My pulse was running too fast and tiny sweat droplets hung on the edges of my makeup. My breath was coming a little quickly, in small gulps, and it seemed the silk kimono I wore was made out of lead. My black wig seemed to constrict as my heart beat the mantra, "You can do it, you can do it" through heavy veins in my temples. It was hot under the lights, but I'm sure my thirteen year old self was reacting to the psychological rather than physical stress.
It was eighth grade, the school musical, and this was the opening performance.
"The Mikado" is a clever, light-hearted operetta that pokes fun at love and hate, peons and authority, ignorance, knowledge, Japan, Britain... and everything in between. The Gilbert-and-Sullivan favorite is set in Japan, where a Lord High Executioner must kill someone within the month, his ward and fiancee Princess Yum Yum falls in love with a trombone player, and said trombone player offers his life for said execution if he can marry said princess for said month---and that's just the first act! It turns out that the trombone player is actually the son of the Mikado (the emperor of Japan), the Lord High Execution does not have the guts to kill anyone, and Princess Yum Yum is a complete flake--and if that isn't exciting enough, let's throw in the acting, dancing and singing!!
A surefire hit, right?
The first performance was an 11 am matinee for the 6th and 7th graders, and we did wonderfully! We did NOT forget the one line about the stuffy death, the Mikado's throne did NOT break into pieces, and the girl-squeamish and 4-foot-nothing trombone player, Nanki-Poo (no lie) did not ACTUALLY throw up when he had to "embrace" me--the dumber than dumb Yum Yum. (I'll never live it down... ).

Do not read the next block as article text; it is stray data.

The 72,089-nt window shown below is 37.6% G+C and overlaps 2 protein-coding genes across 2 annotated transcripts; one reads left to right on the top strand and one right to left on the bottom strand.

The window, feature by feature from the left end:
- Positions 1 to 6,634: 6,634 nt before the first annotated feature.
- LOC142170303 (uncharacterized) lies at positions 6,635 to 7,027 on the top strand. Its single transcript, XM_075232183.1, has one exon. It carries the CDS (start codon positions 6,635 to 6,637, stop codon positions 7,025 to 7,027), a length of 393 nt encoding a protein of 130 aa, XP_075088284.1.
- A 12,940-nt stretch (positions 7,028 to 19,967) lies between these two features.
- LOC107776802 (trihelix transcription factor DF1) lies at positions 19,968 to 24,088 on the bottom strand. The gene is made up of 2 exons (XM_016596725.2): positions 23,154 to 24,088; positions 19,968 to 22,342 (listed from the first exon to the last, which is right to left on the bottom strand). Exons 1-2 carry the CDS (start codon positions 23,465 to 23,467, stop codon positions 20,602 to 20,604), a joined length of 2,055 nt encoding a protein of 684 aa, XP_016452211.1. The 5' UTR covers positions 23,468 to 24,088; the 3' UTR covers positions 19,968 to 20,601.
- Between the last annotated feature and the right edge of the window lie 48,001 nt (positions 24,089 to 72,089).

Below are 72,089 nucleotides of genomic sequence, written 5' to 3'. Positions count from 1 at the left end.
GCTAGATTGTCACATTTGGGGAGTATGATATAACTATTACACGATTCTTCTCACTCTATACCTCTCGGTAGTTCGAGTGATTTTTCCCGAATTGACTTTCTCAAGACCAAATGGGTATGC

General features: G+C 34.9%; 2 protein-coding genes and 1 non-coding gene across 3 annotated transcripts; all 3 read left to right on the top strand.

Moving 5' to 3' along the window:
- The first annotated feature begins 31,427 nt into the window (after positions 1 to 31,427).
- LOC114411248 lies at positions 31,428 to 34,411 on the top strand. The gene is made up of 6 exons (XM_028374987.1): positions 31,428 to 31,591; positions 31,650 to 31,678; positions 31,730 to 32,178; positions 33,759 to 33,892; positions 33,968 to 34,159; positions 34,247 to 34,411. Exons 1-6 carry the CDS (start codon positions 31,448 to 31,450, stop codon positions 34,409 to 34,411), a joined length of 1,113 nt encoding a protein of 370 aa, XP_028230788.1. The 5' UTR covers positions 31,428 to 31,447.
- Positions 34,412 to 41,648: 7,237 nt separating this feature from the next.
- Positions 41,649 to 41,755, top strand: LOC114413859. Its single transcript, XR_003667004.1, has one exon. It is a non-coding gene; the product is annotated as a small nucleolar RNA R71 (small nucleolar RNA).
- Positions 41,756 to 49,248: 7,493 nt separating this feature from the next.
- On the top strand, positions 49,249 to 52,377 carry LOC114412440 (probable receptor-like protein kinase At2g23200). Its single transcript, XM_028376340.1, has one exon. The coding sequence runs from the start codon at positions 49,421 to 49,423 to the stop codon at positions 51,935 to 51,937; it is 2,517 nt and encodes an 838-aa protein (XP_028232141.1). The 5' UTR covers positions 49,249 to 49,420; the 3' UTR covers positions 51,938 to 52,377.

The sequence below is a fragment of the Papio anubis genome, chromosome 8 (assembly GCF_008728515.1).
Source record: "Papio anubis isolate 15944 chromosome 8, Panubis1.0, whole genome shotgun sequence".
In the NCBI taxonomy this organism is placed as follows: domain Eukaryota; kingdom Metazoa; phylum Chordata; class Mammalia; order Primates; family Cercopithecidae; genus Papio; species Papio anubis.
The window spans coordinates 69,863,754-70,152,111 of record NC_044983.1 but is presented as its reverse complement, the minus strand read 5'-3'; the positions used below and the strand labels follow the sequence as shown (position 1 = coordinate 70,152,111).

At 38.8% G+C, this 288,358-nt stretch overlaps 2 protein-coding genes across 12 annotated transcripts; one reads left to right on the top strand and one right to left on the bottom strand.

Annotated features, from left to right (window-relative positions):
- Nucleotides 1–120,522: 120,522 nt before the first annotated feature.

The audience simply didn't get it. The jokes were too intellectual, the singing was too cryptic, the witticisms were too, well, witty. The meaning, feeling and point were lost. Even though we did our best, we neglected to keep in mind the age, ability, and level of comprehension of our audience--and that was the fatal mistake. I mean, let's face it: any musical with the song, "Tit Willow", that mentions a "dicky bird" should NOT be shown to a bunch of tweens.
That night we had a full house of parents, aged 30 to 60, and my! what a difference. To hear an audience "get it" is truly one of the greatest feelings a bunch of awkward eighth graders can experience. The lines got laughs, the high notes were appreciated, and the feel was definitely, finally, conveyed--from stage to audience and back again.